Egypt Shuts Door on Dissent As U.S. Officials Back Away

A supporter of Egypt's Muslim Brotherhood, foreground, challenges government supporters during a clash near Cairo in 2005. The country's democracy movement has withered under repression by a government that remains a key U.S. ally.
A supporter of Egypt's Muslim Brotherhood, foreground, challenges government supporters during a clash near Cairo in 2005. The country's democracy movement has withered under repression by a government that remains a key U.S. ally. (Photos By Amr Nabil -- Associated Press)
By Anthony Shadid
Washington Post Foreign Service
Monday, March 19, 2007

CAIRO -- On June 20, 2005, Secretary of State Condoleezza Rice stepped onto the arabesque campus of the American University in Cairo, built around a former pasha's palace, and delivered a call to action that overturned decades of American policy in the Arab world.

"For 60 years," she said, "my country, the United States, pursued stability at the expense of democracy in this region, here in the Middle East, and we achieved neither. Now we are taking a different course. We are supporting the democratic aspirations of all people." For five paragraphs of her speech, diplomatic niceties made way for a series of declarative "musts" directed at Egypt's government: It must give its citizens the freedom to choose, Egyptian elections must be free, opposition groups must be free to assemble and participate. The Egyptian government, Rice said, "must put its faith in its own people."

The language was black-and-white, but America's relationship with Egypt -- with President Hosni Mubarak and with the reform movement -- never is.

Nearly two years later, the legacy of Rice's words is intimately tied to the fate of Egypt's democracy movement, divided and withering under unrelenting repression by a government that remains one of America's key allies in the region. What began as a test of American mettle ended in failure to bring about far-reaching change in a country that has received more per capita U.S. aid than Europe did under the post-World War II Marshall Plan. In the eyes of activists and, at times, the government itself, that failure stands as a narrative of misperception about the people Americans sought to court, and of naivete about those the Americans wanted to reform.

In the end, they say, pragmatic priorities triumphed over promises.

"The Americans now prefer stability over democracy," said George Ishaq, a demoralized opposition leader.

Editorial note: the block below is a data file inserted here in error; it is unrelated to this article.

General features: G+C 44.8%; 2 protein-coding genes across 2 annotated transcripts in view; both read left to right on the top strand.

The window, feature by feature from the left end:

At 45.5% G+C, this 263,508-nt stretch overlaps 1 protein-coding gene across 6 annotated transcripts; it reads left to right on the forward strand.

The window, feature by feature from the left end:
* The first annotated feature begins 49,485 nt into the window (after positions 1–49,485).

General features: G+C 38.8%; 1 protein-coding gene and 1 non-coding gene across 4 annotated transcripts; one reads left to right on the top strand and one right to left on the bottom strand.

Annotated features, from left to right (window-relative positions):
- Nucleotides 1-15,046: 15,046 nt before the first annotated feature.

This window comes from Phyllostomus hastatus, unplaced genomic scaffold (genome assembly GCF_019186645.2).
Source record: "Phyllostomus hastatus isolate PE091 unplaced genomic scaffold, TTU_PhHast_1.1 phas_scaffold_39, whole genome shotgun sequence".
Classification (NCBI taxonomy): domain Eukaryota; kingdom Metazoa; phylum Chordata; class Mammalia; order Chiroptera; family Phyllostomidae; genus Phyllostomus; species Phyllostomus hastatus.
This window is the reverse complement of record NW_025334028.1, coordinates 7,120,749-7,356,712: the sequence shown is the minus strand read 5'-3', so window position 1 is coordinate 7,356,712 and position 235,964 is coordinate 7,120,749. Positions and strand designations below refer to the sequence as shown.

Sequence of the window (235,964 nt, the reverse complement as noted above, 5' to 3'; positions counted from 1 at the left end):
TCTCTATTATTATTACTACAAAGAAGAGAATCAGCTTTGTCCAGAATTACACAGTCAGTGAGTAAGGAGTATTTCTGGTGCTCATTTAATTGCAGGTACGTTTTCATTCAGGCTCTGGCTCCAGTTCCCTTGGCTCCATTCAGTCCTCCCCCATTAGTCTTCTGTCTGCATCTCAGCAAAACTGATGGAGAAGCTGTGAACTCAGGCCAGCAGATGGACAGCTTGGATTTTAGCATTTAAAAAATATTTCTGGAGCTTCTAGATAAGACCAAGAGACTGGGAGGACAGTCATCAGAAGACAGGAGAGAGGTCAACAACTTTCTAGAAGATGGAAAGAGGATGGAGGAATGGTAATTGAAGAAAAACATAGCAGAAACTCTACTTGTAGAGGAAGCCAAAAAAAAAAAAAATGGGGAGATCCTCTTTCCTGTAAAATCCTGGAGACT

He fell silent, then narrowed his eyes. "I will never trust them again."

Shaped by Contradictions

In the more optimistic weeks after Rice's speech in 2005, Abul-Ela Maadi, a founder of the opposition movement Kifaya, saw a flicker of hope in the secretary of state's words. "Most of it was good," he said. "Most of it." And the rest? He shook his head.

Contradictions mark almost every facet of America's relationship with Egypt. The country has served as a linchpin of U.S. policy in the Middle East since it signed a treaty with Israel in 1979. Generous aid followed that agreement, in part as a reward, although never matching the totals for Israel. The U.S. Agency for International Development has given $28 billion since 1975. Military aid over the past quarter-century has totaled $33 billion. Yet today, opinion surveys almost always rank anti-American sentiment higher in Egypt than in any other Arab country.

In a way, those contradictions shaped the sentiments of the activists who coalesced around Kifaya. In contrast to members of the banned Muslim Brotherhood, they were largely secular (with the exception of figures such as Maadi), steeped in the language of human rights and typically socially liberal. Maadi admitted freely, as others did grudgingly, that the pressure the Bush administration exerted in 2004 and 2005 helped curb government repression, providing crucial space for their work. At the peak of the pressure, protesters gathered unmolested, as they did the day Rice spoke. As it receded, the brutishness of Egyptian police and state-supervised thugs mounted proportionately.

But a striking irony underlined America's relationship with the movement: The activism that flourished in 2005 was spurred less by the Bush administration's support and more by opposition to its politics -- in Iraq, the Palestinian territories and even Egypt. As activists negotiated government repression and tepid popular backing that year, they had to grapple as well with their stance toward avowed U.S. support. Maadi said he and his colleagues in Kifaya often felt an urgency to act before their agenda was tainted by association with U.S. aims.

"Any relationship with any foreign power, but especially the Americans, is the kiss of death," he said. "We don't need this kiss."

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